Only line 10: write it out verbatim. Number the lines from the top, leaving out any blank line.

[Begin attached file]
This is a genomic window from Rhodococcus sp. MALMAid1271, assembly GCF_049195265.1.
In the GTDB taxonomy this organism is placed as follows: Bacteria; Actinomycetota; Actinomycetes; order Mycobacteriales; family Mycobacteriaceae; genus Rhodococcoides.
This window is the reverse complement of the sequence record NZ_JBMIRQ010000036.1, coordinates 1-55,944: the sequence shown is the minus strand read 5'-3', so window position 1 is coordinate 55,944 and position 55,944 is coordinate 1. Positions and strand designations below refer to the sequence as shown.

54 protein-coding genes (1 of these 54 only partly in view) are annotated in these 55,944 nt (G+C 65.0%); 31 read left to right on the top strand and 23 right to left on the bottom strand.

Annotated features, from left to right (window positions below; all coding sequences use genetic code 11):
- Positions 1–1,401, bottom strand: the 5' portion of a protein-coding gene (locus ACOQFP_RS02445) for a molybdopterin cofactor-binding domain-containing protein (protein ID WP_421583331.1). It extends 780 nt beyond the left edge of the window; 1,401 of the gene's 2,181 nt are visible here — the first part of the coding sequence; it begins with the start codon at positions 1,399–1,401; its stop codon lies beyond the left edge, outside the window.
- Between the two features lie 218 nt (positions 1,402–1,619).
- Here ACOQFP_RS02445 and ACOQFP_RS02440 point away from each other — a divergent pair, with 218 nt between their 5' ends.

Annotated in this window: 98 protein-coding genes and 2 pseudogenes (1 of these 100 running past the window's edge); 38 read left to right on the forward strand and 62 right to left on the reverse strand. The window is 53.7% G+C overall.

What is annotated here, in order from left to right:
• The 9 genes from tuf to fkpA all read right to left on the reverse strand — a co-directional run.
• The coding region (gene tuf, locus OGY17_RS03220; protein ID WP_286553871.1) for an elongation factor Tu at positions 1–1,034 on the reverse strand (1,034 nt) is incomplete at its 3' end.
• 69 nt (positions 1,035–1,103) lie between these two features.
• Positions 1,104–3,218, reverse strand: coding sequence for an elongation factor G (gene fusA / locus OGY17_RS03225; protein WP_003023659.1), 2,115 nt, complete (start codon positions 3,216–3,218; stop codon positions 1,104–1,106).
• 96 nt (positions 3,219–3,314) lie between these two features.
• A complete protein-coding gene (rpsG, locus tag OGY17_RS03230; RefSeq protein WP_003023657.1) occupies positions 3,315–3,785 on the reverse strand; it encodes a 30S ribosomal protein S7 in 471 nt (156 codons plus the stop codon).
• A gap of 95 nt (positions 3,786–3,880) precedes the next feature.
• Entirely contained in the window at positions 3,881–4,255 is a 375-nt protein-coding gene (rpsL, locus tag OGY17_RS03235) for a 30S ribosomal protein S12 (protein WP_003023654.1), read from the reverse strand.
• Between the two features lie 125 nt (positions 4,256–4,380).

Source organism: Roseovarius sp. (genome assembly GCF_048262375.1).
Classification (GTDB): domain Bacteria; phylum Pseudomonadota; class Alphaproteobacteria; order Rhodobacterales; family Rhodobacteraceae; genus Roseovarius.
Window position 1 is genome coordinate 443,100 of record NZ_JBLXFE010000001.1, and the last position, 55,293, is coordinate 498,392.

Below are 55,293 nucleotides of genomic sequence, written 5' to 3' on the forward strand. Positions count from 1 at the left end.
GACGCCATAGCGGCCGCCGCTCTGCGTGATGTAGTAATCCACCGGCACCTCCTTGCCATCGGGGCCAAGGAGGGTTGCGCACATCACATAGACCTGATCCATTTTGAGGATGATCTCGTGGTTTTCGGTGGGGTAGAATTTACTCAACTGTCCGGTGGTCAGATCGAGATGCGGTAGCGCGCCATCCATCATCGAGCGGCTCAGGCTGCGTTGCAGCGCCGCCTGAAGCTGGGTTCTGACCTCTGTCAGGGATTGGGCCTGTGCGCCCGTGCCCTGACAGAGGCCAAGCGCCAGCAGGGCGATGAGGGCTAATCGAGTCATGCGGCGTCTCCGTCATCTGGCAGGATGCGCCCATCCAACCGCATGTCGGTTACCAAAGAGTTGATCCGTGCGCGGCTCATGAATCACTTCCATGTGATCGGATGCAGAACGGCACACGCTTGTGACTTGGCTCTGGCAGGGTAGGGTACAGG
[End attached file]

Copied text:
What is annotated here, in order from left to right: